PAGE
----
The Man and The Machine

Today is International Holocaust Remembrance Day.

We talk about the Holocaust as if it’s the elephant in the room, or as if it’s something far away, “Oh, yes, it was very wrong and should never happen again. Moving on-”

We talk about the Holocaust as if there is nothing we could do about it. The Americans came in and liberated the camps, right? Good enough. We did our part. Nothing else to be done.

We talk about the Holocaust in a way that ensures that we will let it happen again. If not right in this moment, than 5 years from now. If not then, than sometime in the near future. The time frame is irrelevant, the certainty of history repeating itself through negligence is unacceptable.

The Holocaust was not just a historical tragedy. It was the methodical detainment and execution of over six million Jewish, Polish, Roma, LGBTQIA+, Disabled and defiant individuals. It was methodical, it was atrocious, and it was entirely dependent on the mass apathy of the average citizens who allowed it to happen.


The Holocaust, and the concentration camps that allowed it to function, were not maintained and run by monsters, though their actions were downright monstrous. They were run by people.

Average people. People just doing their jobs. People concerned with the security of their country. People who wanted to put “Germans First.” It was guarded and supervised and executed by Germans who looked at the prisoners they were keeping and killing, and thought, “You are a danger to my country because of who you are.”

The Holocaust was witnessed not by monsters, but by the average citizen, though their apathy was monstrous.

It was witnessed by the German citizen, who looked away as their Jewish neighbors had their homes and shops vandalized and told to register with the government. The average citizen who joined the party, not because they agreed with all the rhetoric, but because their business would do better and their neighbors would approve. The man who sat and listened to his pastor cry out against the misdoings of the party and when his pastor was arrested, thought to himself, “He was outspoken.”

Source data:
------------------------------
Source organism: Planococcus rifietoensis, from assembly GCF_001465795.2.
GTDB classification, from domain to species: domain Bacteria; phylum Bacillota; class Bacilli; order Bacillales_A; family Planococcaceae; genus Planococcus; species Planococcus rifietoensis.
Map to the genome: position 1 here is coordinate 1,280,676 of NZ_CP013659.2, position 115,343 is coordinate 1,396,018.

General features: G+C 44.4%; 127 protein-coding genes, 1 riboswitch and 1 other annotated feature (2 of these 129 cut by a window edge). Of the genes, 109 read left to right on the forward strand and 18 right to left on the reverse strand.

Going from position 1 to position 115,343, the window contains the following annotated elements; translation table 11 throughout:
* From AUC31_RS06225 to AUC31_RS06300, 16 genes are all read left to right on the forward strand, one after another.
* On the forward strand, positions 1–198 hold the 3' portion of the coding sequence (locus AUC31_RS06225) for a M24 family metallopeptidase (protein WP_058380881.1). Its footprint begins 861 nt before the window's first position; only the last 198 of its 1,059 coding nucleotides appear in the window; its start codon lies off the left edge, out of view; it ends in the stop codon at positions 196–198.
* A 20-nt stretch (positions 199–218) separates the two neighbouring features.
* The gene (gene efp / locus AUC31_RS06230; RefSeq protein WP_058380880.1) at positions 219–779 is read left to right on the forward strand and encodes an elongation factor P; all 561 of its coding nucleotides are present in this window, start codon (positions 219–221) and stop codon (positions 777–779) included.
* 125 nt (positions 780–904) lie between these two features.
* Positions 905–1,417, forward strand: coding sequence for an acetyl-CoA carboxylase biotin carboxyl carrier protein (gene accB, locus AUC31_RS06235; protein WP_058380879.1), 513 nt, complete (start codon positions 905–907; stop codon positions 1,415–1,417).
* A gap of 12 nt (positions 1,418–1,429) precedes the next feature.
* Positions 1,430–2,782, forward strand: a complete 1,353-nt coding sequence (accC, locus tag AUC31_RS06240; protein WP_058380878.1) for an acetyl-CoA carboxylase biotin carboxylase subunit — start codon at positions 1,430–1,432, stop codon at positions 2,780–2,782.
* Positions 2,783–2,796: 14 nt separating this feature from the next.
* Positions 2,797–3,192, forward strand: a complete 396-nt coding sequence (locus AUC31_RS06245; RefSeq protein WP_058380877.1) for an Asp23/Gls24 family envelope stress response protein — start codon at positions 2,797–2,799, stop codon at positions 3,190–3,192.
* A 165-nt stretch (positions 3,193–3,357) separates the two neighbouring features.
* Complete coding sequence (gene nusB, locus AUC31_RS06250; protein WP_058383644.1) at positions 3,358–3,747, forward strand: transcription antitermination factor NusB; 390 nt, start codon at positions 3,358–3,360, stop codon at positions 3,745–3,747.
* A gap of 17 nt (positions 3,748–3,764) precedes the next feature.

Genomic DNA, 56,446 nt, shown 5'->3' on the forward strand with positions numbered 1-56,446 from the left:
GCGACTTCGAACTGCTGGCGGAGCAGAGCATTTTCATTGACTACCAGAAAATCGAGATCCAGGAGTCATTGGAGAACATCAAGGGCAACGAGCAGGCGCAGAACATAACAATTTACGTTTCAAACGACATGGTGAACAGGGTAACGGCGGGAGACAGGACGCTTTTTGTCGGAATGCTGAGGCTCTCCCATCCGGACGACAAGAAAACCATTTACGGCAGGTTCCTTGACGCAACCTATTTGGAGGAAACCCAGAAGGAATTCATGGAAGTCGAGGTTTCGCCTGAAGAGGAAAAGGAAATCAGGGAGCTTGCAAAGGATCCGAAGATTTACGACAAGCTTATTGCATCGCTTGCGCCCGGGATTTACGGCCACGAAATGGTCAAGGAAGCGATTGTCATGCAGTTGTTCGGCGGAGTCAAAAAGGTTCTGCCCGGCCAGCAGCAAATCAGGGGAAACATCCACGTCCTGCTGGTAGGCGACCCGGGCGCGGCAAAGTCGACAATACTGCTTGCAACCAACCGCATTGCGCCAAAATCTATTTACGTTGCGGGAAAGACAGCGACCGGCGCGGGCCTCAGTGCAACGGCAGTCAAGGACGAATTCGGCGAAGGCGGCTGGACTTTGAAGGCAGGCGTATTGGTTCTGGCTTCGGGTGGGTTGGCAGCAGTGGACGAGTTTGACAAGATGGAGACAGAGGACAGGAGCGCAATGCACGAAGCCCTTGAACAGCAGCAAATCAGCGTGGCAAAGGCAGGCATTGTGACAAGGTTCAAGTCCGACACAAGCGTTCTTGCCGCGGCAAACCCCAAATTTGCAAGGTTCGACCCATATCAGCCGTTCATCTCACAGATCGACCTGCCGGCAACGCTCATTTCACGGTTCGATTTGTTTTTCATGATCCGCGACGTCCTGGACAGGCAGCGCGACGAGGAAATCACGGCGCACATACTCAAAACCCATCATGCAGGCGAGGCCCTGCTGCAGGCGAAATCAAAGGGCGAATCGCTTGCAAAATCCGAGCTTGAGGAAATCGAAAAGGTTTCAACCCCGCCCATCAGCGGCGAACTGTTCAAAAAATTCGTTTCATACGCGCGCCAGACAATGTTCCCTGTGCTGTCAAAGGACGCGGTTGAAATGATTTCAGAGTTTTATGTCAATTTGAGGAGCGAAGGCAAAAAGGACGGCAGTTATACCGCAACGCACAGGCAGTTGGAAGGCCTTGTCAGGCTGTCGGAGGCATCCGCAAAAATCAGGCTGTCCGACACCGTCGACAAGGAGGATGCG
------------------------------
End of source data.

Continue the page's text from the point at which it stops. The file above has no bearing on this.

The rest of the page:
The average citizen who heard about another newspaper shut down by order of the Reich and scoffed, “They were unpatriotic.”

The man and woman who were unperturbed by their daughter’s questions about why their Jewish neighbors were forced into the ghettos. “Well,” they answered, “That’s just the way it is.”

The average person who watched as their fellow citizens and community members were marched through the streets towards the nearest camp and felt nothing but apathy of relief that the government was finally doing something about the city’s “undesirables.”

These people were not monsters. They were average, normal people. Just like you and me. And what they did was monstrous.

Without them, the Holocaust never could have happened.


We are no better.

We average people. We have jobs. We have families. We have businesses. We have our own life problems. Our own obligations. Our own circles of self interest. We don’t always have time or the desire to dedicate to politics or social concerns.

But we cannot allow ourselves to become apathetic to injustice.

Large scale atrocities like the Holocaust are not self-evident or inevitable. They have to be planned, executed and maintained. Atrocities are like a complex machine that requires every part to agree to the violence it will commit in order for it to function.

Our indifference to suffering is saying yes, we will allow the machine to keep running.

By being apathetic to the suffering of others, we allow the machine to run.

By belittling another group, who fill the streets with protests and are screaming out against injustices committed against them, we allow the machine to run.

By constantly demonizing people who follow a certain religion, or who love differently than we do, or who are in way different from our community, we allow the machine to run.

We allow it.

Atrocities are weak, fickle, things. They are responsive to every non-compliant component. They have to address every problem, every inch of resistance, or else the entire machine will break down. They depend on the collective indifference of the people in order to function. They run off of petty ideas of hate, greed, xenophobia, racism, sexism and other baseless claims of “superiority.”

Atrocities are shallow, fragile, things. They are the man behind the curtain, and they only exist when they think that the people, with all their power, will not see them or object.

They are the machines of cowards.

And it is time for us to stop allowing them to run.